(Artist: Bob Thompson, early 1960s)
The clock was showing 9.45 p.m. on this night, 84 years ago, when veteran Chicago centreman Carl Voss took a second-period pass from Johnny Gottselig and batted the puck past Toronto goaltender Turk Broda. Though there remained half a game still to play, Voss’ goal would prove the winner as the Black Hawks went on to a 4-1 win over the Maple Leafs on that April night in 1938 to claim the team’s second Stanley Cup with a 3-1 series win.
The throng at Chicago Stadium was 17,204 strong that night. But for all the happy hullabaloo that enveloped the ice, Chicago didn’t actually take possession of the storied Cup that night: as we’ve told it here before, the silverware was languishing back in Toronto, and only arrived in Illinois two days after Carl Voss sealed the deal for the Black Hawks.
The Black Hawks did get in a parade, of sorts, midday on the Wednesday, April 13. Back in 1934, Hawks’ defenceman Roger Jenkins had promised goaltender Charlie Gardiner that if Chicago won the Cup that year, he’d trundle Gardiner around the city’s downtown Loop in a wheelbarrow. He was — as seen below — as good as his word.
As he was, again, in 1938, treating goaltender Mike Karakas to a ride, this time. Reports from this follow-up foray vary: did they go for five blocks or just the one? It was one o’clock in the busy afternoon, and the hockey players, it was widely reported, tied up traffic on State Street for several minutes.
The Black Hawks got to visit with the Stanley Cup again in the fall of 1938, October, just before the team departed Chicago for a training camp at the University of Illinois at Champaign. That’s when the photograph that tops this post was taken: after the team lunched, the players went walkabout, trophy and (for some) luggage in hand.
Coach Bill Stewart wasn’t there: he was back home in Dorchester, Massachusetts, recovering from a bout of appendicitis, and would join the team later. The new season brought new faces to Chicago’s line-up, and some of them are seen here on the stroll, too: Baldy Northcott, Joffre Desilets, Ab DeMarco, and Russ Blinco hadn’t been with the Black Hawks when the won the Cup the previous April.
Carl Voss and Roger Jenkins are, notably, on hand. Also of interest is the storefront the players are passing here: McLaughlin’s Manor House Coffee was, of course, the business concern of Black Hawks’ founder Major Frederic McLaughlin.
A birthday today for Lester Patrick, legendary rushing defenceman (and stopgap goaltender), hockey innovator, and architect of the New York Rangers, born in Drummondville, Quebec, on a Monday of this date in 1883. Here he is, with headgear, at the Royal York Hotel in Toronto in April of 1940, when his Rangers seized the (detachable) Stanley Cup from the Maple Leafs in six games. Patrick was 56 that year, and just GM, having handed over coaching duties that year to Frank Boucher after 13 seasons on the bench. This was the sixth Cup of Patrick’s illustrious career. It was the Rangers’ third championship; they wouldn’t win a fourth (as New York fans might remember) until 1994. Cavorting with Patrick are Rangers (from left) Bryan Hextall and Neil Colville.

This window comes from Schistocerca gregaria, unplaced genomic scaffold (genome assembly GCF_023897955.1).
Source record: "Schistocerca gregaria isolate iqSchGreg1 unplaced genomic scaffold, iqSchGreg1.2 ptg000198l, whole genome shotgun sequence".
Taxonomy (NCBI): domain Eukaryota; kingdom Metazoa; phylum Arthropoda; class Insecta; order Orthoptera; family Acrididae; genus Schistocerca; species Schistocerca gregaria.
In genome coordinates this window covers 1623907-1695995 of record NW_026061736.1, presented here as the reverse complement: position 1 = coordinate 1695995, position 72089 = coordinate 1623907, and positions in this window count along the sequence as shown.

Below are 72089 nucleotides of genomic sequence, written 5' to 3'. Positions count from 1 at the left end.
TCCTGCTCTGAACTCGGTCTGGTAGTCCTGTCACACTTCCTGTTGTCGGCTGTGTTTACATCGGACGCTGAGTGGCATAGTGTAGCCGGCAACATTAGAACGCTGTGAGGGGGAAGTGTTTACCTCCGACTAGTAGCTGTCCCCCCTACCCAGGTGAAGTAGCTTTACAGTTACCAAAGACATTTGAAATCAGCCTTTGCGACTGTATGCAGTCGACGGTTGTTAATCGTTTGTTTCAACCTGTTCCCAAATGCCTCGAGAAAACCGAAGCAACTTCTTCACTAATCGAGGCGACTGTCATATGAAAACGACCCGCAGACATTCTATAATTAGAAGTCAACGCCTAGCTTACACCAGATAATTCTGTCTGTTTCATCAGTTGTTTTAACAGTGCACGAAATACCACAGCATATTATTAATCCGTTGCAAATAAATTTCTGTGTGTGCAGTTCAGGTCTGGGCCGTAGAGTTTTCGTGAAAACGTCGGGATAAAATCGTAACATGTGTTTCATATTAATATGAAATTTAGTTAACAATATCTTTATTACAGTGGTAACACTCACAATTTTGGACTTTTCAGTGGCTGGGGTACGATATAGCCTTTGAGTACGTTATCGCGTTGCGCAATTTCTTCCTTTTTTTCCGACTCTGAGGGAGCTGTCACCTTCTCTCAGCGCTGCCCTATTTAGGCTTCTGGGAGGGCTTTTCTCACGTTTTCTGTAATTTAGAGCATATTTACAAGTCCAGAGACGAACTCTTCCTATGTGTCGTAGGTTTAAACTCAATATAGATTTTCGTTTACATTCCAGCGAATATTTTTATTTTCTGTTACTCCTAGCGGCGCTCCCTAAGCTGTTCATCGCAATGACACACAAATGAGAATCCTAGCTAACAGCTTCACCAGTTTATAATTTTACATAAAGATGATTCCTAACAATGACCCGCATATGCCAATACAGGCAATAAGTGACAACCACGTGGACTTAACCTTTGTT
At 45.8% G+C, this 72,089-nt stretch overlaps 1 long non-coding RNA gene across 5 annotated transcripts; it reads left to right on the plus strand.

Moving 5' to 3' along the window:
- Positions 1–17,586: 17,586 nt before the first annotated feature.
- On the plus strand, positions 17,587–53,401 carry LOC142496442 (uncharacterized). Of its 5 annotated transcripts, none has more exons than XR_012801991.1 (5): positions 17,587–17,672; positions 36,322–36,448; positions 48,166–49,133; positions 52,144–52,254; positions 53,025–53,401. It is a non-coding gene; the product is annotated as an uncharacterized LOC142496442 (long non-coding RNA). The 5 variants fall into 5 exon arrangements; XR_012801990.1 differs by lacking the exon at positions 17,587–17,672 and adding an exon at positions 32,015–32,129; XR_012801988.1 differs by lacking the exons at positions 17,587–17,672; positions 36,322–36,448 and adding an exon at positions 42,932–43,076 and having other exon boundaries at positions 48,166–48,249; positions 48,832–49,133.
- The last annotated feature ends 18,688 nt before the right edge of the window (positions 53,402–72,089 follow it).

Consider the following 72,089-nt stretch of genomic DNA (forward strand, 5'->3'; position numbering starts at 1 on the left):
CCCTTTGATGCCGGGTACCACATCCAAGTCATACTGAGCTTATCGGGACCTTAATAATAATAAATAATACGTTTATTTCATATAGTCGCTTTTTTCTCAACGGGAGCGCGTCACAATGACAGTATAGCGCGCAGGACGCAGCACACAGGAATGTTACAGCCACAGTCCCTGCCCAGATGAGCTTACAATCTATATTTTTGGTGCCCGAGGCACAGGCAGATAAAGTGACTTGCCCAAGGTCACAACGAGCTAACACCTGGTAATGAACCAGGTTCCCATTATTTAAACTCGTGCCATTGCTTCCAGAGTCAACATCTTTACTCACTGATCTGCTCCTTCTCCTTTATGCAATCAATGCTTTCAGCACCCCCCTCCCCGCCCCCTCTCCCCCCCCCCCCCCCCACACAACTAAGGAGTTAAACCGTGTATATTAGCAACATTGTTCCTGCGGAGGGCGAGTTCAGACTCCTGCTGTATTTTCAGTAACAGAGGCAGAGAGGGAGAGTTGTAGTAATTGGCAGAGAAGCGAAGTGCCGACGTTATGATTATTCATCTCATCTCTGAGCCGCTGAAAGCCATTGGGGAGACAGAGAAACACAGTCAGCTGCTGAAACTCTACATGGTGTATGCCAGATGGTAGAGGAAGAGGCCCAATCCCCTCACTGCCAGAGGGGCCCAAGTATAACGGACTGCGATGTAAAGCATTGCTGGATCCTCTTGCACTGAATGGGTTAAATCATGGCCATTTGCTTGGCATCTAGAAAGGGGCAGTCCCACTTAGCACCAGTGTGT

“Pandemonium reigned in the Ranger dressing room,” a CP dispatch noted of events at Maple Leaf Gardens before the party moved over to the Royal York, “as [Toronto] manager Conn Smythe and members of the Leaf team congratulated the New York players. In their own quarters, the Leafs proved good losers and many of them later joined the Rangers in the dawn-defying whoopee.”
Tampa Mayor Jane Castor got her wish. On Sunday, with the local NHL juggernaut known as the Lightning poised to sweep past the Montreal Canadiens to win a second consecutive Stanley Cup, the mayor hoped for hiccup. “What we would like,” told a news conference, “is for the Lightning to take it a little bit easy to give the Canadiens just the smallest break, allow them to win one at home, and then bring it back to the Amalie Arena for the final and the winning of the Stanley Cup.”And so it went, of course: after bowing to Montreal in overtime on Monday, the Lightning did bring it all back home, prevailing 1-0, in Game 5 on home ice to join the Pittsburgh Penguins of 2016-17 as just the second team in the last 15 years to repeat as champions.
Pictured above, that’s Mayor Castor the first time around, nine-and-a-half months ago, after the Lightning did their winning in an Edmonton bubble. She was on hand at Tampa International Airport to greet the team as it arrived home in early October of 2020, and to receive the Cup from captain Steven Stamkos (left) for an obligatory hoist. “People say it’s 35 pounds,” an ebullient Mayor Castor told me in an interview a few days later, “I’d say it’s heavier than that.”
“Born and raised in Tampa, 60 years old,” she said, by way of presenting her hockey bona fides. “I’ve never been on ice skates in my life, and I’m a rabid Tampa Bay Lightning fan.”
(Image courtesy Mayor Jane Castor)
A birthday today for Fred Taylor, who was born (probably; there’s some blurriness to the record) on a Monday of this date in 1884 in Tara, over towards Owen Sound, in southwestern Ontario. Taylor grew up a little to the south, in Listowel, northwest of Kitchener, and that’s where he honed his hockey. Cyclone he came to called, in his heyday, which was back in the first few decades of the 20th century, when Taylor was far and away one of the fastest and most skilled players to don skates and step out on the ice and, thereby, one of the game’s best-paid practitioners. Playing at rover and cover-point (defence), he starred in the IHL for Portage Lakes and for the NHA’s Renfrew Creamery Kings before finding a home, for nine seasons, with the Vancouver Millionaires of the PCHA. Five times he led the league in scoring on the west coast, and in 1915 he helped the Millionaires beat the Ottawa Senators to win the Stanley Cup. It was Taylor’s second championship: he’d been with the Senators in 1909 when they played in the old ECHA and surpassed Art Ross’ Montreal Wanderers to take the Cup.